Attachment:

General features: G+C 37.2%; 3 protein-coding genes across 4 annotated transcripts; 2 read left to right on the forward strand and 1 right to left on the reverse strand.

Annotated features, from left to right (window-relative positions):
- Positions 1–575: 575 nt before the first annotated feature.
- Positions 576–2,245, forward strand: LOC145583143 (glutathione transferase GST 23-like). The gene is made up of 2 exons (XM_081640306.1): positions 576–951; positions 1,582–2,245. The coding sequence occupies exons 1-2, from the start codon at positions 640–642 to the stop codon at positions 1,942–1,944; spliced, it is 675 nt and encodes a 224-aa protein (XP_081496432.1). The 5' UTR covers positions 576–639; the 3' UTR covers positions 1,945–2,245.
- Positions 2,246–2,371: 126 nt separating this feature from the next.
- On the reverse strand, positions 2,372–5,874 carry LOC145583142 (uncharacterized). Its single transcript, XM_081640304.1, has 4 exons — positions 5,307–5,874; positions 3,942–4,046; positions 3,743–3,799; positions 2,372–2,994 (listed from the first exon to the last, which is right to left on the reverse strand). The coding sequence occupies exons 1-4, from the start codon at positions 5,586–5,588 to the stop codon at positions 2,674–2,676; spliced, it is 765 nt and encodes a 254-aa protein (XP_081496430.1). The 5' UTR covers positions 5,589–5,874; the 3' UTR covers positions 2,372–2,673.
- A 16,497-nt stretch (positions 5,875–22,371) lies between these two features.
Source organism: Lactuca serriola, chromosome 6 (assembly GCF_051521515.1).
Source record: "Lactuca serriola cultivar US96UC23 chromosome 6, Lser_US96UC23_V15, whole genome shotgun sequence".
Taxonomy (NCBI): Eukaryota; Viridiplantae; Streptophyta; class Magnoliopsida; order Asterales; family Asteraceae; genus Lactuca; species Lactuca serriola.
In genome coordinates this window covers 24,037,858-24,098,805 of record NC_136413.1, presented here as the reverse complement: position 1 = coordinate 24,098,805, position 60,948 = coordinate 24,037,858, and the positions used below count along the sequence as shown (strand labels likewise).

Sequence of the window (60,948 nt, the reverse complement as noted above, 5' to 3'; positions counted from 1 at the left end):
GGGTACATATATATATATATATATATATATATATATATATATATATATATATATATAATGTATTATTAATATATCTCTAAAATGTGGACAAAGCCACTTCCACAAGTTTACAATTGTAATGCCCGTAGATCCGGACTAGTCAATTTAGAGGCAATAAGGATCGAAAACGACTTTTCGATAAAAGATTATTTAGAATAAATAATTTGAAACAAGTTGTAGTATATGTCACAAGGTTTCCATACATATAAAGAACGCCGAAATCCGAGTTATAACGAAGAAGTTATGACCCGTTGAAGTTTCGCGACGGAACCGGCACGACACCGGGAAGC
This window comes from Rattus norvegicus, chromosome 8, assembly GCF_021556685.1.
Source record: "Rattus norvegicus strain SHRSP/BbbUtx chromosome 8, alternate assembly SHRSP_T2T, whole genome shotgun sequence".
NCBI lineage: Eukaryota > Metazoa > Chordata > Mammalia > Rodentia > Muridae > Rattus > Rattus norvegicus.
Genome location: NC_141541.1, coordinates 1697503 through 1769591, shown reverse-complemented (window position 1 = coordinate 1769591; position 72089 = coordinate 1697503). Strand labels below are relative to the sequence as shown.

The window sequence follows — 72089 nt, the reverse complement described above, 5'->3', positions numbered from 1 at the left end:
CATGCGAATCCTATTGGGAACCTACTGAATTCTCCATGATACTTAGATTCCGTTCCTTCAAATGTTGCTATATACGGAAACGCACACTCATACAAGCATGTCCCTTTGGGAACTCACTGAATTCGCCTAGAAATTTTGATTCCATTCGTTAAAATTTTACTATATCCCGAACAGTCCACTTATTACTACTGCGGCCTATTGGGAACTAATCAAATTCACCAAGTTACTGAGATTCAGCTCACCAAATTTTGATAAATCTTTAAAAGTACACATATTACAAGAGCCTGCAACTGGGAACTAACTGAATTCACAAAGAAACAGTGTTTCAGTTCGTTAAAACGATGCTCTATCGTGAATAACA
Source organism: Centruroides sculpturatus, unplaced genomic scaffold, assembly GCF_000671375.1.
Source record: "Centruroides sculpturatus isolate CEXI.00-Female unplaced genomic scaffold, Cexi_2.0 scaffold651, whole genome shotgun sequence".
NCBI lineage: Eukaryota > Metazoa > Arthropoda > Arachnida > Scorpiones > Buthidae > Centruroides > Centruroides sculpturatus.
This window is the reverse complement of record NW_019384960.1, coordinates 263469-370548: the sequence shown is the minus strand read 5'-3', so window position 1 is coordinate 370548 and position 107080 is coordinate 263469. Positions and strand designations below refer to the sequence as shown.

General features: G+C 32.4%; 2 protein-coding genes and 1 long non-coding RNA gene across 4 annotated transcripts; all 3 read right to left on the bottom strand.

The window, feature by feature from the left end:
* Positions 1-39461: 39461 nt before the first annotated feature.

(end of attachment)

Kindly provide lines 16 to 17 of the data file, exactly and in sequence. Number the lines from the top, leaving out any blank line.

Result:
NCBI lineage: Eukaryota > Metazoa > Chordata > Mammalia > Rodentia > Muridae > Rattus > Rattus norvegicus.
Genome location: NC_141541.1, coordinates 1697503 through 1769591, shown reverse-complemented (window position 1 = coordinate 1769591; position 72089 = coordinate 1697503). Strand labels below are relative to the sequence as shown.